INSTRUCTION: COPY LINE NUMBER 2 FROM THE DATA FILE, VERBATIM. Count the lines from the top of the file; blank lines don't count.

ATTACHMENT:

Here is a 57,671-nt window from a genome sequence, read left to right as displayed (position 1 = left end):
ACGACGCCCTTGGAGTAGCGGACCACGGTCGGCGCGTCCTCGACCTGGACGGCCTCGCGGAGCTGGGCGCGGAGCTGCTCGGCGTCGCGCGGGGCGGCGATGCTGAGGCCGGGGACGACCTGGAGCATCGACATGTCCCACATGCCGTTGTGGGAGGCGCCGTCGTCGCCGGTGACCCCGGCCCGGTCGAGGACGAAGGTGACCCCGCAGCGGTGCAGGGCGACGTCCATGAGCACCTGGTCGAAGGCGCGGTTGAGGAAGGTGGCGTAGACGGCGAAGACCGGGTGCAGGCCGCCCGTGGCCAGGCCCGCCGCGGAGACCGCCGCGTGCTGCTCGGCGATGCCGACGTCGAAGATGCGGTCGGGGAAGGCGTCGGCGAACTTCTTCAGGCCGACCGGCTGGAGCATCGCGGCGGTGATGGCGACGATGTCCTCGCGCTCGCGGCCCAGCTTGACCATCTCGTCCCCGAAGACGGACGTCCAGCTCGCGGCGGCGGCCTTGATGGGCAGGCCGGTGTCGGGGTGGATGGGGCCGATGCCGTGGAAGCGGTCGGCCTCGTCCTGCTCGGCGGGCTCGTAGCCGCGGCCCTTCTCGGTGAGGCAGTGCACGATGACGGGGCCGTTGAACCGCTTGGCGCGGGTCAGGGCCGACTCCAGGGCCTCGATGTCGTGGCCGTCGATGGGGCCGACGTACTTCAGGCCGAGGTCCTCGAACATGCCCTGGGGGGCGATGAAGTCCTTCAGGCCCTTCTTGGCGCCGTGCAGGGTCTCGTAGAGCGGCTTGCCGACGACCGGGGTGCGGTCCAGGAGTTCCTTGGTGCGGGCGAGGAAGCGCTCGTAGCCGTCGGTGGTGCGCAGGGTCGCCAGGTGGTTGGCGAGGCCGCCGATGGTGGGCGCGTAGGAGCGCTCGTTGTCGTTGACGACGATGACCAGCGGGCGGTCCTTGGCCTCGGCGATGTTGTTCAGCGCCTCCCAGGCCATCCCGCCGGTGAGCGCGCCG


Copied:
ACGACGCCCTTGGAGTAGCGGACCACGGTCGGCGCGTCCTCGACCTGGACGGCCTCGCGGAGCTGGGCGCGGAGCTGCTCGGCGTCGCGCGGGGCGGCGATGCTGAGGCCGGGGACGACCTGGAGCATCGACATGTCCCACATGCCGTTGTGGGAGGCGCCGTCGTCGCCGGTGACCCCGGCCCGGTCGAGGACGAAGGTGACCCCGCAGCGGTGCAGGGCGACGTCCATGAGCACCTGGTCGAAGGCGCGGTTGAGGAAGGTGGCGTAGACGGCGAAGACCGGGTGCAGGCCGCCCGTGGCCAGGCCCGCCGCGGAGACCGCCGCGTGCTGCTCGGCGATGCCGACGTCGAAGATGCGGTCGGGGAAGGCGTCGGCGAACTTCTTCAGGCCGACCGGCTGGAGCATCGCGGCGGTGATGGCGACGATGTCCTCGCGCTCGCGGCCCAGCTTGACCATCTCGTCCCCGAAGACGGACGTCCAGCTCGCGGCGGCGGCCTTGATGGGCAGGCCGGTGTCGGGGTGGATGGGGCCGATGCCGTGGAAGCGGTCGGCCTCGTCCTGCTCGGCGGGCTCGTAGCCGCGGCCCTTCTCGGTGAGGCAGTGCACGATGACGGGGCCGTTGAACCGCTTGGCGCGGGTCAGGGCCGACTCCAGGGCCTCGATGTCGTGGCCGTCGATGGGGCCGACGTACTTCAGGCCGAGGTCCTCGAACATGCCCTGGGGGGCGATGAAGTCCTTCAGGCCCTTCTTGGCGCCGTGCAGGGTCTCGTAGAGCGGCTTGCCGACGACCGGGGTGCGGTCCAGGAGTTCCTTGGTGCGGGCGAGGAAGCGCTCGTAGCCGTCGGTGGTGCGCAGGGTCGCCAGGTGGTTGGCGAGGCCGCCGATGGTGGGCGCGTAGGAGCGCTCGTTGTCGTTGACGACGATGACCAGCGGGCGGTCCTTGGCCTCGGCGATGTTGTTCAGCGCCTCCCAGGCCATCCCGCCGGTGAGCGCGCCG